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MR-Driven Radiotherapy of Prostate Cancer Patients, a Need for Speed

E. Persson1, 2*, C. Gustafsson1, 2 , J. Jonsson3 , S. Ceberg1, 4 , A. Gunnlaugsson1 , L. E. Olsson1, 2 , (1) Department of Hematology, Oncology and Radiation Physics, Skane University Hospital, Lund, Sweden, (2) Department of Medical Radiation Physics, Lund University, Malmo, Sweden (3) Department of Radiation Sciences, Umea University, Umea, Sweden(4) Department of Medical Radiation Physics, Lund University, Lund, Sweden


(Wednesday, 8/1/2018) 10:30 AM - 11:00 AM

Room: Exhibit Hall | Forum 6

Purpose: Organ motion might become a potential source of uncertainty in MR-driven radiotherapy when the total examination time in the MR-scanner is extensive or during time consuming replanning in the MR-linac. The aim of this study was to investigate the dosimetric impact of anatomical changes from organ motion for prostate cancer patients using MRI.

Methods: Two large field of view T2-weighted sequences were acquired at the start (MR1) and end (MR2) of the protocol for ten prostate cancer patients. The sequences were separated by approximately 30 minutes, equivalent to the time for re-planning at the MR-linac. MR1 was used for organ delineation and treatment planning was performed using a synthetic CT (sCT, MriPlannerTM, Spectronic Medical) generated from MR1. The treatment plan was copied to a second sCT generated from MR2 and the dose was recalculated, resulting in two dose-distributions D1 and D2. MR2 was deformable registered towards MR1 using Elastix in MICE Toolkit (NONPI Medical). Using this registration, D2 was warped to the geometry of MR1 and compared against D1. The inverse deformation was applied to MR1 delineations for investigation of anatomical changes.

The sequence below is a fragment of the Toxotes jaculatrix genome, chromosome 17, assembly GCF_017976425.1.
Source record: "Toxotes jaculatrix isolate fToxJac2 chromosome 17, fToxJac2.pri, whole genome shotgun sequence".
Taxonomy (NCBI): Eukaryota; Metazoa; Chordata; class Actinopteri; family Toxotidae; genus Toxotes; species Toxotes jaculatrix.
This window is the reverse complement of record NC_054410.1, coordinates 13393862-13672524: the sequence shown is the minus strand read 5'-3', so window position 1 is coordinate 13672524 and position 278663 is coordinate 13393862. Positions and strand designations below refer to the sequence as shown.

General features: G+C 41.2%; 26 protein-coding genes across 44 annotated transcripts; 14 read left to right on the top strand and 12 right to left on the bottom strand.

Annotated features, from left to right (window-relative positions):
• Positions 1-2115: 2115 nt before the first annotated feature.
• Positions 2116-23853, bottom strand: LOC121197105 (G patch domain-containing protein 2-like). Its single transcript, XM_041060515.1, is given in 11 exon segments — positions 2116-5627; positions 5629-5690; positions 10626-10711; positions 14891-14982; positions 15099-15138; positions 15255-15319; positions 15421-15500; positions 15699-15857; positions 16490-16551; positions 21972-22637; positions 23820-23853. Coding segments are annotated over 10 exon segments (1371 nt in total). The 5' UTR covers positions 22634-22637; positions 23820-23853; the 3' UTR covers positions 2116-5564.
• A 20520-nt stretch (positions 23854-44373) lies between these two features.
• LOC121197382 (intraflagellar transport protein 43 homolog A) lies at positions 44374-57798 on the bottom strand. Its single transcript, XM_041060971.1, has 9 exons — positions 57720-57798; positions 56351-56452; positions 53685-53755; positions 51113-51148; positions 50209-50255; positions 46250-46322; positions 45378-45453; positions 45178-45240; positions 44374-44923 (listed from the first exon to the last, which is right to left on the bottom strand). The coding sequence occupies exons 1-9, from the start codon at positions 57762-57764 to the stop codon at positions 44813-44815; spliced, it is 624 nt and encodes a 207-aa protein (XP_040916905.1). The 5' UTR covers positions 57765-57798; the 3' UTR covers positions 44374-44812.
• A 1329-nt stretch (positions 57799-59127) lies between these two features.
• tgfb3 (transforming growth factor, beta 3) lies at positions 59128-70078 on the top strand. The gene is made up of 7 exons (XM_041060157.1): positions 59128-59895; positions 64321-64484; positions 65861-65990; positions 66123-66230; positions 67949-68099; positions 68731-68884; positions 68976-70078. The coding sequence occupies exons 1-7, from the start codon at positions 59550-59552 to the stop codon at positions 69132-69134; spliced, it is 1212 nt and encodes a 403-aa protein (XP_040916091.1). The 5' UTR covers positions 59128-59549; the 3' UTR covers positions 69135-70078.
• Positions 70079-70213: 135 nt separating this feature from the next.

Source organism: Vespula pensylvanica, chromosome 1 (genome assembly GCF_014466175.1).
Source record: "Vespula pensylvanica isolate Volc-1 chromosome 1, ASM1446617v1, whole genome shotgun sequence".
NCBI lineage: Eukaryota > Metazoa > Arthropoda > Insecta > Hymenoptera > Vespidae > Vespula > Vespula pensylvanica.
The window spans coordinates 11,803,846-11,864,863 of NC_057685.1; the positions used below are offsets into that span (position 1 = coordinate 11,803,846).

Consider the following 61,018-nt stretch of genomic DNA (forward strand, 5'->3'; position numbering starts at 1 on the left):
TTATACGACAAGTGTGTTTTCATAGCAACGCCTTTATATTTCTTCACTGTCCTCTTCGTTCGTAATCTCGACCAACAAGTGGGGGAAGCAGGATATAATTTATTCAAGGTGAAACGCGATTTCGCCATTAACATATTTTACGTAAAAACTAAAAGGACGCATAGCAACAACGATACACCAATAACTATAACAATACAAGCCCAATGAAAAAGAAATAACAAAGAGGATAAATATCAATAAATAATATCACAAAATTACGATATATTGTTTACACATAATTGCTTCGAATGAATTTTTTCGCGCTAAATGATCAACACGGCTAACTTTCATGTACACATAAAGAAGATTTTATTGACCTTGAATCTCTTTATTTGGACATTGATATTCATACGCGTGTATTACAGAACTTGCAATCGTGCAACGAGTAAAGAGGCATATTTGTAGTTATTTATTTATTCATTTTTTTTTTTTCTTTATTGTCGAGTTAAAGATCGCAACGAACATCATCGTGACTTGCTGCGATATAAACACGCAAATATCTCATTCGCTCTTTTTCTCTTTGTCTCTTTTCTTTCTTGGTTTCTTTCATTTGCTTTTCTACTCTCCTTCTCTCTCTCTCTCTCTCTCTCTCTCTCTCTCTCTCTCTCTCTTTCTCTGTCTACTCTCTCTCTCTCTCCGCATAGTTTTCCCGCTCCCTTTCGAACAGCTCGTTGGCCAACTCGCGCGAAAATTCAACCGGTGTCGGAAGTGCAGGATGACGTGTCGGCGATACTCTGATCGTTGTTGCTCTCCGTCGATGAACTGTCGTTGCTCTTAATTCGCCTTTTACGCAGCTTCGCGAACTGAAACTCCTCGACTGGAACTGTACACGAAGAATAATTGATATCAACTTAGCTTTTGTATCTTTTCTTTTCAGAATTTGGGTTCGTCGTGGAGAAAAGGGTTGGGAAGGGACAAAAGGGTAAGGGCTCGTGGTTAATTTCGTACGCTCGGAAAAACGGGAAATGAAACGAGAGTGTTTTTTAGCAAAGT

Results: Organ position and/or volume change was observed for all patients. Bladder had a mean volume change of 46cc (27cc-68cc) and rectum volume changed between -5cc to 13cc. Nine patients had under-dosage of the PTV Dmean (-0.5Gy to 0.0Gy). Four patients showed under-dosage of more than 2 Gy to the PTV D98%, (max: -6Gy). Large variation was seen for the rectum D15% (-15Gy to 6Gy).

Conclusion: In MR-driven radiotherapy, when data from different sequences acquired over time are used in combination, or when a “plan of the day� MR-linac approach is used, anatomical changes can be of major dosimetric impact. Anatomical changes can force the prostate out of the PTV boundaries, increasing the risk of target under-dosage.

Funding Support, Disclosures, and Conflict of Interest: Funded by VINNOVA, The Swedish Innovation Agency.


MRI, Organ Motion, Prostate Therapy


IM/TH- MRI in Radiation Therapy: MRI for treatment planning

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